Lance Chung: We have Ronan Levy, Co-founder and Executive Chairman of Field Trip Health. Ronan, it’s such a pleasure to be chatting with you today. How are you?

Ronan Levy: I’m doing well. Thank you for having me on it’s a pleasure to be chatting with you as well.

Lance Chung: So I have to preface our interview today by saying that I have very little understanding of the psychedelics industry, so this is going to be very much a big learning expedition for me, but I’m excited to learn a lot and explore it and then just dive into a big one-on-one on psychedelics in general. There’s a lot that I’d like to talk about from the research to mental health, to the business side of the industry, but I wanted to start with your journey first before we look at some of the bigger macro stuff.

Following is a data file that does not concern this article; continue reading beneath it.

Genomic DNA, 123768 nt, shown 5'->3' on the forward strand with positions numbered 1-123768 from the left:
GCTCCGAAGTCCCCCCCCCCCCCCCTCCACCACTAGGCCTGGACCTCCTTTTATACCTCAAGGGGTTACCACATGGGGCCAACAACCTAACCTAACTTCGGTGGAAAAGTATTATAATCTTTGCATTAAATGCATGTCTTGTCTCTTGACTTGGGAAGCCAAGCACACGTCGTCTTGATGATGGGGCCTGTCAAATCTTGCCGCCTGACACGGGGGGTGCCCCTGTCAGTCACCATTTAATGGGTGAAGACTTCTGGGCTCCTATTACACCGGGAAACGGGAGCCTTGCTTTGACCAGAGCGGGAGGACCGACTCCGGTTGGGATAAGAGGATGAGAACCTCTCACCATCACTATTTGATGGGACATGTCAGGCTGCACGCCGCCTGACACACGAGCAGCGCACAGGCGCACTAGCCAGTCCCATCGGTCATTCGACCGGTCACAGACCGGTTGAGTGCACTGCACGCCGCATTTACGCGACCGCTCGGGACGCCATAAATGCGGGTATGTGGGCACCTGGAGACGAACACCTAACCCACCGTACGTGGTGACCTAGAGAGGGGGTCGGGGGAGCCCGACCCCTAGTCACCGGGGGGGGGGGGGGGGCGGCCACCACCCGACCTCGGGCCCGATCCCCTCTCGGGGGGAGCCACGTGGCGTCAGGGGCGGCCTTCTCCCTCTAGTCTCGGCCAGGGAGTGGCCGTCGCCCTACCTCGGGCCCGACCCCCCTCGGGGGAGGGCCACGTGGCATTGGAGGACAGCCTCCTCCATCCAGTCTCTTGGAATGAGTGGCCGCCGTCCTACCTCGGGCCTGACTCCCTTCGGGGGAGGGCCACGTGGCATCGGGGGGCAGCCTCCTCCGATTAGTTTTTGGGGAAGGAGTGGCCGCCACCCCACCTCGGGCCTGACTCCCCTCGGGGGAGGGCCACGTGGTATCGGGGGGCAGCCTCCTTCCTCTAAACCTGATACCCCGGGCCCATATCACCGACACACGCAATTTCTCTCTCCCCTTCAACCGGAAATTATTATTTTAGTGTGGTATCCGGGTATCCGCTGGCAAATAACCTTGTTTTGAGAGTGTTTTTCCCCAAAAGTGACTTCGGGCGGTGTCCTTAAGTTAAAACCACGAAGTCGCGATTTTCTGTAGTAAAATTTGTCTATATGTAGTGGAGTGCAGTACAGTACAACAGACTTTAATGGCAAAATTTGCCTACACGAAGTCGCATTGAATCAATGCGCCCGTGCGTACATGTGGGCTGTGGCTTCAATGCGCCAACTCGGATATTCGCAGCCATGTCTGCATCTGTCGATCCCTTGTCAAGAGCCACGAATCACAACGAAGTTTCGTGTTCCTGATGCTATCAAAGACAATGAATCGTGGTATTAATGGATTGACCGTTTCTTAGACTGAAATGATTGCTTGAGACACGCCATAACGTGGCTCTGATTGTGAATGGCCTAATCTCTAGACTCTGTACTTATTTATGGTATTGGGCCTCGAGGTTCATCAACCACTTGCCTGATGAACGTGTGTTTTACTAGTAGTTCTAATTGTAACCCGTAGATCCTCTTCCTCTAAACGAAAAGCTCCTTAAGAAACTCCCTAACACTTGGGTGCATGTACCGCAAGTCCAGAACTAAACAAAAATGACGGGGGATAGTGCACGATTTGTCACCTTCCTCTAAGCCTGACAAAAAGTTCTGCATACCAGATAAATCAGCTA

Ronan Levy: My journey briefly is I’m a recovered lawyer. I started my career on Bay Street working at Blakes doing corporate and securities law but realized that I was, as one partner there described me, much too creative to be a lawyer. So I set off working at various different in-house roles before making the leap to entrepreneurship back in 2011 when I opened my first company. I never had aspirations of running that long term, so I continued doing some freelance legal work, working with start-ups where I met Joseph del Moral who’s the CEO of Field Trip, and Hannan Fleiman who’s our President. And we joined forces and started two sister companies, one called Canadian Cannabis Clinics, one called Canvas RX, which grew to be the largest provider of cannabis specialized medical services in Canada. We have 30 locations across Canada and sold that to Aurora Cannabis, which was their first acquisition. I took active roles within Aurora and helped that company scale from, just having a license to being one of the largest global producers of medical and adult-use cannabis in the world. I left in 2018 to find something new to do and that’s when we learned about what was happening with psychedelics. Just given the natural superficial parallels, we were very excited by the opportunity, but also realized that we had a unique skill set because unlike most other people in the cannabis industry, we actually saw from the clinical rollouts of how to administer cannabis medicine all the way to the scaling of production. So from a high-level perspective, if you’re looking at psychedelics and cannabis in the same way, we’re like, “Wow, there’s a really unique opportunity to create real impact and create a massive business and we’re uniquely qualified to do it.” So that’s how Field Trip was born, about six months after leaving Aurora back in 2018.